Tensions are rising in the South Salem neighborhood as a vote approaches on whether residents should pay to help run a nearby private golf course.
More than 200 Creekside Estates residents attended a chaotic town hall meeting over the proposal Wednesday night. More than a dozen people withdrew before the meeting ended.
The Creekside Homeowners Association Board of Directors held the meeting to answer residents’ questions about the proposal but ended up referring many questions to the owners of Creekside Golf Club, who were not present.
If residents vote yes on the proposal, each of the neighborhood’s 588 landlords would pay $90 a month, or $1,080 annually, for five years to help support the golf club. Landlords are also asking residents to agree to a 1% transfer fee on home sales in the neighborhood.
Together, these moves are expected to raise an estimated $4.2 million over five years. The money will be split between increases for club staff and infrastructure improvements.
If the club becomes profitable, its owners will continue to operate it during the five-year agreement. If not, or if the homeowners don’t agree to the proposal, the owners say they will close the course.
Golf club members, hoping to prevent the shutdown, are asking for voluntary donations, and say they’ve already raised $1 million.
The club is struggling financially
Creekside Golf Club and Creekside Estates were created by the same developer, but have no legal or financial connection.
But many club members live in the neighborhood, and those with views of the golf course have an interest in preventing development. Some residents said they bought their homes thinking the golf course would always be there.
The course has struggled financially for at least a decade, and in 2016, golf club owners Larry Tokarsky and Terry Kelly submitted a pre-development plan with the City of Salem to convert the course into a planned 354-unit project.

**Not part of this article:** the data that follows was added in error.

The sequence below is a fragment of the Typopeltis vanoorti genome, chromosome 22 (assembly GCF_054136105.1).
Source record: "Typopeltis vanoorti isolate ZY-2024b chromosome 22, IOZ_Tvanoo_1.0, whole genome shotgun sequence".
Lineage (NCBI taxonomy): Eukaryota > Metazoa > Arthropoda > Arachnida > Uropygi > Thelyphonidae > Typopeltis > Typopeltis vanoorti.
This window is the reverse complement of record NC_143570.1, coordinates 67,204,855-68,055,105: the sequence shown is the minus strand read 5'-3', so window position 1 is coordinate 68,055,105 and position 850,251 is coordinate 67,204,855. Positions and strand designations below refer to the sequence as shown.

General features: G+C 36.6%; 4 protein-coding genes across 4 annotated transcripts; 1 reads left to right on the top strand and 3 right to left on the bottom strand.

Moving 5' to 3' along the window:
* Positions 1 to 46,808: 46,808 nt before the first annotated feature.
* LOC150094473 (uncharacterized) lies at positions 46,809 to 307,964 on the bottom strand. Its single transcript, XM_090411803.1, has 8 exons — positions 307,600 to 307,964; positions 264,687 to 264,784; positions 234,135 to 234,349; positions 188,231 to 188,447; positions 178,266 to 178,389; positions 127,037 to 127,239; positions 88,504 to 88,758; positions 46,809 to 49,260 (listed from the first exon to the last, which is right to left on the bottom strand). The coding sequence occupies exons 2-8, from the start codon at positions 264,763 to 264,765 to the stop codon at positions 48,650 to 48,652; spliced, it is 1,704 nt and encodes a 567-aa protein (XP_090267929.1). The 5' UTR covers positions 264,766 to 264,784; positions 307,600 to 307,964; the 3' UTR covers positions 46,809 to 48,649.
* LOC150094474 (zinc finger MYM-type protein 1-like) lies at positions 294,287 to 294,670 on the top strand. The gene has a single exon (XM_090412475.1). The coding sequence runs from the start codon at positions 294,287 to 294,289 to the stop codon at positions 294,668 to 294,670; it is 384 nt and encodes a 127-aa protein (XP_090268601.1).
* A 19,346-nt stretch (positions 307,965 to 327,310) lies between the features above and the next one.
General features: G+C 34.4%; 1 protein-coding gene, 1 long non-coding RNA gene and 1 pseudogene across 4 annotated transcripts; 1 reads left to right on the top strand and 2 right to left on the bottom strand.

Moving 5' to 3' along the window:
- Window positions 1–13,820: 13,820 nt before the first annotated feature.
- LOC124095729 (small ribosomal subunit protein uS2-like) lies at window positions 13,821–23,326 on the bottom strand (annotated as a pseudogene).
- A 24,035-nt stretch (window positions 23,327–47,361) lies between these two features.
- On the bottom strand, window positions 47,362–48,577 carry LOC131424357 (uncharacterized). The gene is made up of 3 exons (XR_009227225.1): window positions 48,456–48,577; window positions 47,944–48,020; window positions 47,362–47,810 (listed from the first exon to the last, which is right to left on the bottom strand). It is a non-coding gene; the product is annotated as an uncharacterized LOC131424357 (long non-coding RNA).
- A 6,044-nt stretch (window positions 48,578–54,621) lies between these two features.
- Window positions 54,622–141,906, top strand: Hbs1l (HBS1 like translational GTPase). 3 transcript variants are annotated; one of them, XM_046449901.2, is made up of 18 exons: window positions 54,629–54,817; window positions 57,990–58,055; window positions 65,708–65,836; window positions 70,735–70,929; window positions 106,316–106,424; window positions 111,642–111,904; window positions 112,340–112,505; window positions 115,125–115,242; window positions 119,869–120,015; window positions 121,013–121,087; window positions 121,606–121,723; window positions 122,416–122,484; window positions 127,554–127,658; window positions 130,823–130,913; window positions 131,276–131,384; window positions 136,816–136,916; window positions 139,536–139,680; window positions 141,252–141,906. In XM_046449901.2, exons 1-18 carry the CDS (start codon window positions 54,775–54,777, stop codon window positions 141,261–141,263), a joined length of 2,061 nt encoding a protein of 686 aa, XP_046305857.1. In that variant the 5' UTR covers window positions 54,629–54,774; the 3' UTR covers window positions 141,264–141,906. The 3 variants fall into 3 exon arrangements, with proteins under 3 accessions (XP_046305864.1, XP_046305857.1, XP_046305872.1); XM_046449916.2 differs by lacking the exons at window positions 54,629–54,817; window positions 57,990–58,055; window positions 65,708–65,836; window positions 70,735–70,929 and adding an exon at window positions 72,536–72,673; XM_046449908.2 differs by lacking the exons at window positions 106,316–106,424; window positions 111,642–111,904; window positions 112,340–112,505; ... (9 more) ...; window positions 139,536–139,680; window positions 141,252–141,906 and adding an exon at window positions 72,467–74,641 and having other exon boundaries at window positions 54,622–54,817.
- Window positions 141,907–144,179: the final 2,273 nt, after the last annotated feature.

That same year, owners asked neighbors to raise their association fees by $60 per month for limited club memberships, raising about $400,000 annually.
When that failed, club leaders asked the City of Salem to lower its price for water, shifting the cost to resident water customers. This proposal also failed.
This time, the club’s owners hired a marketing firm in Salem, a public affairs consultant, to create a website and mail flyers to residents.
The website says the proposal was a consensus plan of a group of board and club members calling themselves the Creek Conservation Committee.
But board member Audrey Konold stressed at the meeting that the owners rejected that committee’s proposals and instead made their own demands. She said the board was only presenting the owners’ request for consideration.
Separately, a group of homeowners and golf club members support the golf club owners proposal. They sent residents a letter urging a “yes” vote and indicated that golf club owners would not ask for more money when the plan expired.
Their message reads, “If the owners’ bid is not passed, the golf course and club will be closed.” “If we can postpone the decision to close the club, there are very serious efforts underway that will preserve the golf club and our community beyond five years.”
Another group of golf club members is distributing their own plan, to demand voluntary donations to the club. A member of that group said at the meeting that it had already raised $1 million.
Meanwhile, neighbors who oppose the club owner’s proposal go door to door using their own flyer.
“It’s a very poor, if not irresponsible, business decision for our HOA to support a failing private enterprise, especially when the HOA has no say in how the business is run,” says the one-page post.
“This is the case of David versus Goliath,” says the letter. “Resident individuals who oppose this tax deal with a deep-pocketed goliath who hired a fancy PR firm to sell a bad plan.”
The publication also questions why the vote took place less than a month after the proposal was first announced. Residents were first told that they would need to appear in person at the June 29 meeting, or send in a proxy, in order to vote. This was later changed to electronic or mail voting. Ballot papers must now be received by June 28.
“A lot of Creeksiders – away on vacation, at work, etc. – may be distracted from learning about the plan,” says the opponents’ bulletin. “If it had been a reasonable plan, the owners would not have been in such a hurry.”